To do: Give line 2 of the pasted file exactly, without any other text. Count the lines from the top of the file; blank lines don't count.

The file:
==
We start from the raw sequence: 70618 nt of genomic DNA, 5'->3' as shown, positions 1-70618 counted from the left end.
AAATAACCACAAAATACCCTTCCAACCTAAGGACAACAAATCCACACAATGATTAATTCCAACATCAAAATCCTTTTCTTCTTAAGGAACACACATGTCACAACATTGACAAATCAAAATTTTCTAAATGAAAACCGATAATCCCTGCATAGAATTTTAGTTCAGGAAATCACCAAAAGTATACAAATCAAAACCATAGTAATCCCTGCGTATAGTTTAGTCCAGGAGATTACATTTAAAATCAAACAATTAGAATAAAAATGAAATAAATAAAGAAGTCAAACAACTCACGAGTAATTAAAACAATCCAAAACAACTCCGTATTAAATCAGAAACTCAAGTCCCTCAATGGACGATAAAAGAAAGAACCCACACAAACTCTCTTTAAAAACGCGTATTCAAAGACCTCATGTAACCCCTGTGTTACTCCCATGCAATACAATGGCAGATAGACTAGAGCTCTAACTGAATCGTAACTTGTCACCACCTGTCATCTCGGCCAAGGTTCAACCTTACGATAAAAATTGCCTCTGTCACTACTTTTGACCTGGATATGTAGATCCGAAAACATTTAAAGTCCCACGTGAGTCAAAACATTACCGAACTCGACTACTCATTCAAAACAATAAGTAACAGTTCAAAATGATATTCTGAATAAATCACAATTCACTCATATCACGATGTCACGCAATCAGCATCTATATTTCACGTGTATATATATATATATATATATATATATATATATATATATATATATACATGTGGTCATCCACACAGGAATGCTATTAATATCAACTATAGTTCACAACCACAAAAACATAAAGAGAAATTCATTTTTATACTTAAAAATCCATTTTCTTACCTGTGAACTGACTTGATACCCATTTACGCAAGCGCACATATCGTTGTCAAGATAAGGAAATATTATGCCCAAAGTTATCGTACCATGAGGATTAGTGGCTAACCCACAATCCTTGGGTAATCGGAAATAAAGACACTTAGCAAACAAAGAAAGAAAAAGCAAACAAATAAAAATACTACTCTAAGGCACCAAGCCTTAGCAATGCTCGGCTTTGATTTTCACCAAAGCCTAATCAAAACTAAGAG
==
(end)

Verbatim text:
AAATAACCACAAAATACCCTTCCAACCTAAGGACAACAAATCCACACAATGATTAATTCCAACATCAAAATCCTTTTCTTCTTAAGGAACACACATGTCACAACATTGACAAATCAAAATTTTCTAAATGAAAACCGATAATCCCTGCATAGAATTTTAGTTCAGGAAATCACCAAAAGTATACAAATCAAAACCATAGTAATCCCTGCGTATAGTTTAGTCCAGGAGATTACATTTAAAATCAAACAATTAGAATAAAAATGAAATAAATAAAGAAGTCAAACAACTCACGAGTAATTAAAACAATCCAAAACAACTCCGTATTAAATCAGAAACTCAAGTCCCTCAATGGACGATAAAAGAAAGAACCCACACAAACTCTCTTTAAAAACGCGTATTCAAAGACCTCATGTAACCCCTGTGTTACTCCCATGCAATACAATGGCAGATAGACTAGAGCTCTAACTGAATCGTAACTTGTCACCACCTGTCATCTCGGCCAAGGTTCAACCTTACGATAAAAATTGCCTCTGTCACTACTTTTGACCTGGATATGTAGATCCGAAAACATTTAAAGTCCCACGTGAGTCAAAACATTACCGAACTCGACTACTCATTCAAAACAATAAGTAACAGTTCAAAATGATATTCTGAATAAATCACAATTCACTCATATCACGATGTCACGCAATCAGCATCTATATTTCACGTGTATATATATATATATATATATATATATATATATATATATATATATACATGTGGTCATCCACACAGGAATGCTATTAATATCAACTATAGTTCACAACCACAAAAACATAAAGAGAAATTCATTTTTATACTTAAAAATCCATTTTCTTACCTGTGAACTGACTTGATACCCATTTACGCAAGCGCACATATCGTTGTCAAGATAAGGAAATATTATGCCCAAAGTTATCGTACCATGAGGATTAGTGGCTAACCCACAATCCTTGGGTAATCGGAAATAAAGACACTTAGCAAACAAAGAAAGAAAAAGCAAACAAATAAAAATACTACTCTAAGGCACCAAGCCTTAGCAATGCTCGGCTTTGATTTTCACCAAAGCCTAATCAAAACTAAGAG